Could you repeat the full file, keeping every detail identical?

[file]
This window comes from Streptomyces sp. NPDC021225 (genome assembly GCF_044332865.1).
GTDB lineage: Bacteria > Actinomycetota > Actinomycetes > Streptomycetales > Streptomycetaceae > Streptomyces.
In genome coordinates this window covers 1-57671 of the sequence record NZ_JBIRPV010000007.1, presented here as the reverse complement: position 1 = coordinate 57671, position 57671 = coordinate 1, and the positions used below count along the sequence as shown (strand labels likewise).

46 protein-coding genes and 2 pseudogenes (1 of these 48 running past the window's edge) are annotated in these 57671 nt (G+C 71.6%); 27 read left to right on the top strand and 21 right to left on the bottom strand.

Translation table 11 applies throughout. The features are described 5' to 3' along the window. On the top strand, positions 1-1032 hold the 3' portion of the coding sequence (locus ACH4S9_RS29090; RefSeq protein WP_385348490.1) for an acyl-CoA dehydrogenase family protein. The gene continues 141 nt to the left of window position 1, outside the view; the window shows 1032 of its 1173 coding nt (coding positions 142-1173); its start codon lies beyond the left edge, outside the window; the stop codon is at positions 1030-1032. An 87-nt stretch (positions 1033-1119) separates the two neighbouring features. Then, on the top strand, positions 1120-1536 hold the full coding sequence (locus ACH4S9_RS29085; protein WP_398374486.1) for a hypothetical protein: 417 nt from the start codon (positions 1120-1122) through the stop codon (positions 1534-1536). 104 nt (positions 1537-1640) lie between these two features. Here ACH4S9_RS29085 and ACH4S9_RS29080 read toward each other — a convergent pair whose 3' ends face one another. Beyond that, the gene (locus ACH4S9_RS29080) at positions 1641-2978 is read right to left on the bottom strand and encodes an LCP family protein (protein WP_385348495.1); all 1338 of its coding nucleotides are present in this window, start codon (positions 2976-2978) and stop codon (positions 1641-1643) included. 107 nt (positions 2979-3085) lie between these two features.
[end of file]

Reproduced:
This window comes from Streptomyces sp. NPDC021225 (genome assembly GCF_044332865.1).
GTDB lineage: Bacteria > Actinomycetota > Actinomycetes > Streptomycetales > Streptomycetaceae > Streptomyces.
In genome coordinates this window covers 1-57671 of the sequence record NZ_JBIRPV010000007.1, presented here as the reverse complement: position 1 = coordinate 57671, position 57671 = coordinate 1, and the positions used below count along the sequence as shown (strand labels likewise).

46 protein-coding genes and 2 pseudogenes (1 of these 48 running past the window's edge) are annotated in these 57671 nt (G+C 71.6%); 27 read left to right on the top strand and 21 right to left on the bottom strand.

Translation table 11 applies throughout. The features are described 5' to 3' along the window. On the top strand, positions 1-1032 hold the 3' portion of the coding sequence (locus ACH4S9_RS29090; RefSeq protein WP_385348490.1) for an acyl-CoA dehydrogenase family protein. The gene continues 141 nt to the left of window position 1, outside the view; the window shows 1032 of its 1173 coding nt (coding positions 142-1173); its start codon lies beyond the left edge, outside the window; the stop codon is at positions 1030-1032. An 87-nt stretch (positions 1033-1119) separates the two neighbouring features. Then, on the top strand, positions 1120-1536 hold the full coding sequence (locus ACH4S9_RS29085; protein WP_398374486.1) for a hypothetical protein: 417 nt from the start codon (positions 1120-1122) through the stop codon (positions 1534-1536). 104 nt (positions 1537-1640) lie between these two features. Here ACH4S9_RS29085 and ACH4S9_RS29080 read toward each other — a convergent pair whose 3' ends face one another. Beyond that, the gene (locus ACH4S9_RS29080) at positions 1641-2978 is read right to left on the bottom strand and encodes an LCP family protein (protein WP_385348495.1); all 1338 of its coding nucleotides are present in this window, start codon (positions 2976-2978) and stop codon (positions 1641-1643) included. 107 nt (positions 2979-3085) lie between these two features.